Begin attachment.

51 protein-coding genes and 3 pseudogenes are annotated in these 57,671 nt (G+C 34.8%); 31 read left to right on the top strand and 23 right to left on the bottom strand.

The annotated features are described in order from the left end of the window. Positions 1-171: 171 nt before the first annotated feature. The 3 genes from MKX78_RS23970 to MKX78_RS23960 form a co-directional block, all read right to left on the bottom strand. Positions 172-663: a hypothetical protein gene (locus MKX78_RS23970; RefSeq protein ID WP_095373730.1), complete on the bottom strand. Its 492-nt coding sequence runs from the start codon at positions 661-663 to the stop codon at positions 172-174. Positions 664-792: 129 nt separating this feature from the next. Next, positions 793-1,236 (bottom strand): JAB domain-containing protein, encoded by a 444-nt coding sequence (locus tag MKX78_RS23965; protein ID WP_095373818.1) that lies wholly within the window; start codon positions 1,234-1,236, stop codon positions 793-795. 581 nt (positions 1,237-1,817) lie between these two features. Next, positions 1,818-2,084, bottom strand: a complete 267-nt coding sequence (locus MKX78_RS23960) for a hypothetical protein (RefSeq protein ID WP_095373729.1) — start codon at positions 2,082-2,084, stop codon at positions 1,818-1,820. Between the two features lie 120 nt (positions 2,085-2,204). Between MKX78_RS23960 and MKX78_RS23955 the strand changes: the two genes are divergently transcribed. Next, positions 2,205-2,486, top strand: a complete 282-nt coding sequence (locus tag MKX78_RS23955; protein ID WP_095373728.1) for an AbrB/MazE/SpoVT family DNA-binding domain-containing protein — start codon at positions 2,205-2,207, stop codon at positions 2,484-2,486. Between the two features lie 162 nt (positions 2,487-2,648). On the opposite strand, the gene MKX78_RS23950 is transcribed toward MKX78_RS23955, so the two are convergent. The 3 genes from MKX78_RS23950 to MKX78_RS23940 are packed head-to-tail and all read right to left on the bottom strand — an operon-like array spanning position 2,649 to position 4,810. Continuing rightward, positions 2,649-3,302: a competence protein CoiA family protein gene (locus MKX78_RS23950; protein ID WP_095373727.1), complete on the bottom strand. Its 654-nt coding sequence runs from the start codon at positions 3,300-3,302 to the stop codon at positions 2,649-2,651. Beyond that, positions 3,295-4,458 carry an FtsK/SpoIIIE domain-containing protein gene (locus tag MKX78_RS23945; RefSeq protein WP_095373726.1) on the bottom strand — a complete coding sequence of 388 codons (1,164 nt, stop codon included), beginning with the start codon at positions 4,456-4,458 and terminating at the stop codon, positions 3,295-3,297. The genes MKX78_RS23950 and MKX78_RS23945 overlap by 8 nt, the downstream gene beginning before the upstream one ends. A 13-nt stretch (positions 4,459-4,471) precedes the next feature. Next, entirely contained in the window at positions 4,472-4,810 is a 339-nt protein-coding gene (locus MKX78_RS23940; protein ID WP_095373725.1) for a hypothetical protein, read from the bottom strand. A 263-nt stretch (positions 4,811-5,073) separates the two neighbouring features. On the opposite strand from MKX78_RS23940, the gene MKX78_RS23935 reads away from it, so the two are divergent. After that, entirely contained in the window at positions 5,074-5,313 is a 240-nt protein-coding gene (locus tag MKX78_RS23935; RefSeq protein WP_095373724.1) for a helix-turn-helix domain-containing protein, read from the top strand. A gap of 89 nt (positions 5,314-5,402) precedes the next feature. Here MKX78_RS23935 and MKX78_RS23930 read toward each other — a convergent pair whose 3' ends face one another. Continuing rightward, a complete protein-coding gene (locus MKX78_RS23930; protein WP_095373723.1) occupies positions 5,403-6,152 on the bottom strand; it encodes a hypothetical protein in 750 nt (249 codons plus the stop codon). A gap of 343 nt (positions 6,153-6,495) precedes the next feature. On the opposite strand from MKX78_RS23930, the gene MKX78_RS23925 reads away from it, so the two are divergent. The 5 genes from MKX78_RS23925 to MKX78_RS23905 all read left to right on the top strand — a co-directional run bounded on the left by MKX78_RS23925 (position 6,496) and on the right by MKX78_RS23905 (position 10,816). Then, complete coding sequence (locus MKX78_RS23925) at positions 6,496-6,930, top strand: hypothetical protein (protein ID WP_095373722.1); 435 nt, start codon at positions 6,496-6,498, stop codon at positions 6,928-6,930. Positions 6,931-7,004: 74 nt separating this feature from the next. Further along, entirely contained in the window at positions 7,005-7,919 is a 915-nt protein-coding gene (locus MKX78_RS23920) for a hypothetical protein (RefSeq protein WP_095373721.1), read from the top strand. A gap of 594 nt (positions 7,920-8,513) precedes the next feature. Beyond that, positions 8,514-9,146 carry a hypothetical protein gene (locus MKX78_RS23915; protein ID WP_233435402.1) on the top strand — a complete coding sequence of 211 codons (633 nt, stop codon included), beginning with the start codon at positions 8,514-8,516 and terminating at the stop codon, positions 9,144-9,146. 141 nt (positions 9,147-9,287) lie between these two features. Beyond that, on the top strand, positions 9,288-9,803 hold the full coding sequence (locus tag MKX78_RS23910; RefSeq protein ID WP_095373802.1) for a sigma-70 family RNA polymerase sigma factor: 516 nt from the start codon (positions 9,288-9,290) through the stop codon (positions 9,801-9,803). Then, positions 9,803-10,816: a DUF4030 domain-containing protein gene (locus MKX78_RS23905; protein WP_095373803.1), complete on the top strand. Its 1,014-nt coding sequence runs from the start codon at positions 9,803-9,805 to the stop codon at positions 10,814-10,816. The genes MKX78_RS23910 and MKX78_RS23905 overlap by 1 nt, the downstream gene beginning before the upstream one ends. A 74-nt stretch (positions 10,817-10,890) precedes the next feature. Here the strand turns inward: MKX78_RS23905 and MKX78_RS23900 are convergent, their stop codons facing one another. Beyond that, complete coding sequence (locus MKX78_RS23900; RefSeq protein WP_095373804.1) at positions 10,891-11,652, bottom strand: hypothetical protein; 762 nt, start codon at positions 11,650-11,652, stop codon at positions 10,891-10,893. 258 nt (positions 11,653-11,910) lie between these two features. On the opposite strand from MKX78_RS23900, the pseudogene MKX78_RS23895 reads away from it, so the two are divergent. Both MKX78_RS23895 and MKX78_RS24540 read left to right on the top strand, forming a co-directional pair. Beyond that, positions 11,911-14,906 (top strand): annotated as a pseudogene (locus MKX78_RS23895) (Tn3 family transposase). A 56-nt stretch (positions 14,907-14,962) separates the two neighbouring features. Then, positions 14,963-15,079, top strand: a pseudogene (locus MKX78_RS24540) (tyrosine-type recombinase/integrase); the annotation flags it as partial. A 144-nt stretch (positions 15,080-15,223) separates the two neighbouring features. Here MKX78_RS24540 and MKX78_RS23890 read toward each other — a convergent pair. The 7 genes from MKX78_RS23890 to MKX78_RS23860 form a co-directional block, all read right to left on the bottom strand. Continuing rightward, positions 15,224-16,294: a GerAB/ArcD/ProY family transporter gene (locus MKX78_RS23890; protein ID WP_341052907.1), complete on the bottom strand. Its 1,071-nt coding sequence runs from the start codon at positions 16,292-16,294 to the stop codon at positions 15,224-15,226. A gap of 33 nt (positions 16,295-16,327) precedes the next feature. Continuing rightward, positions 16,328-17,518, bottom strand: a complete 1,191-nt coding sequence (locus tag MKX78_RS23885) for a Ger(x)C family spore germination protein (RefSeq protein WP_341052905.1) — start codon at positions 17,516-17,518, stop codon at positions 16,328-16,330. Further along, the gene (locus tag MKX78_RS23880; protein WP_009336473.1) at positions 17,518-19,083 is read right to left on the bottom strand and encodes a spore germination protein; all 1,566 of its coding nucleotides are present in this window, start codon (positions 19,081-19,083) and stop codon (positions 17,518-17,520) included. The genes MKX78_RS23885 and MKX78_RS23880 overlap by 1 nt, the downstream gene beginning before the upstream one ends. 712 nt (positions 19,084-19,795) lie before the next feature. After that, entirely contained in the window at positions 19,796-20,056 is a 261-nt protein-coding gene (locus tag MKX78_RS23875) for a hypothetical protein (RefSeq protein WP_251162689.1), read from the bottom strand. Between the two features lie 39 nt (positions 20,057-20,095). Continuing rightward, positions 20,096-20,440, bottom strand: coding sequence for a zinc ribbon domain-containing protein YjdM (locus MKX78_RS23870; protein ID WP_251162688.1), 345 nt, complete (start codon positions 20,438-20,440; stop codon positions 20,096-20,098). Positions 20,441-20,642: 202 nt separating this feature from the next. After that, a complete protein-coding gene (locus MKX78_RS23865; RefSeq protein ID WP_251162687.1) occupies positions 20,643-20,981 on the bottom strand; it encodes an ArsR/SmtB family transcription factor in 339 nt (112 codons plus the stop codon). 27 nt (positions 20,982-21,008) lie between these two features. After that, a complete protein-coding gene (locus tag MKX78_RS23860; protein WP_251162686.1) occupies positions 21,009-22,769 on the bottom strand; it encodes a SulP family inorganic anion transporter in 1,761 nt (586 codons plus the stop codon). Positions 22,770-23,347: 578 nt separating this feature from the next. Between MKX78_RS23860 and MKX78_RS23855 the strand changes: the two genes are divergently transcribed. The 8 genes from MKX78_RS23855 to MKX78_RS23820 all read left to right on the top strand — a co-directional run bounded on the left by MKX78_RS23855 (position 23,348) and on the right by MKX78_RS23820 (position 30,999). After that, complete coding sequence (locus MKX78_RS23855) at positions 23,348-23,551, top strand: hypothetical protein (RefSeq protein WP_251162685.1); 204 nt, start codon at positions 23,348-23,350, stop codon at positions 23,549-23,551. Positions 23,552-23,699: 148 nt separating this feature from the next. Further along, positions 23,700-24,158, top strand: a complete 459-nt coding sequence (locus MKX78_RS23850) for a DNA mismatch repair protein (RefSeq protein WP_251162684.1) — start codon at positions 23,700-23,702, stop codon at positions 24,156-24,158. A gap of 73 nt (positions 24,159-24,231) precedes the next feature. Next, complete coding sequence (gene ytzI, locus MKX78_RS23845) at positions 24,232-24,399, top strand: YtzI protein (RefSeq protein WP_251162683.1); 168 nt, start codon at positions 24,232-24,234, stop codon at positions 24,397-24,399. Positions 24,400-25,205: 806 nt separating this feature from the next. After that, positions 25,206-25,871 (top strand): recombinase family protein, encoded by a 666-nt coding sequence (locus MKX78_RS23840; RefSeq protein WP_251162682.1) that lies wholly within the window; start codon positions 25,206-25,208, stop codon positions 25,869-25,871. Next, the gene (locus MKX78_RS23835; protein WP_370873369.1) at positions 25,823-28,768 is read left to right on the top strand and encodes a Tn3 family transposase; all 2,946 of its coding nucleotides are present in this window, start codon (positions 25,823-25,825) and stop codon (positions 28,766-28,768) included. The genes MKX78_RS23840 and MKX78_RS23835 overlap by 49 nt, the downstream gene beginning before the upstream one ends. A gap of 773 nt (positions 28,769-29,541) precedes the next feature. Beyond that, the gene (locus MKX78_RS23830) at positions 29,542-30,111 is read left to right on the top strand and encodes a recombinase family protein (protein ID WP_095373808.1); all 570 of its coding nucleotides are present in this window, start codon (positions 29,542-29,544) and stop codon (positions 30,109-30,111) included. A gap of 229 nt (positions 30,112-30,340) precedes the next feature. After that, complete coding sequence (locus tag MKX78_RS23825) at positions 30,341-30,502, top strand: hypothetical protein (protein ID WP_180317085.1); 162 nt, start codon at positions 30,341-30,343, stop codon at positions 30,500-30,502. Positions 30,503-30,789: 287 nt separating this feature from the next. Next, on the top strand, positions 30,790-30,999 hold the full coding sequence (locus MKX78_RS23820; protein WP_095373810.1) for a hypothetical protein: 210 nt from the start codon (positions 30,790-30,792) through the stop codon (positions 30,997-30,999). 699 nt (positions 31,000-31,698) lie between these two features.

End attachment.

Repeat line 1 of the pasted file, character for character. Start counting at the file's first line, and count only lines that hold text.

51 protein-coding genes and 3 pseudogenes are annotated in these 57,671 nt (G+C 34.8%); 31 read left to right on the top strand and 23 right to left on the bottom strand.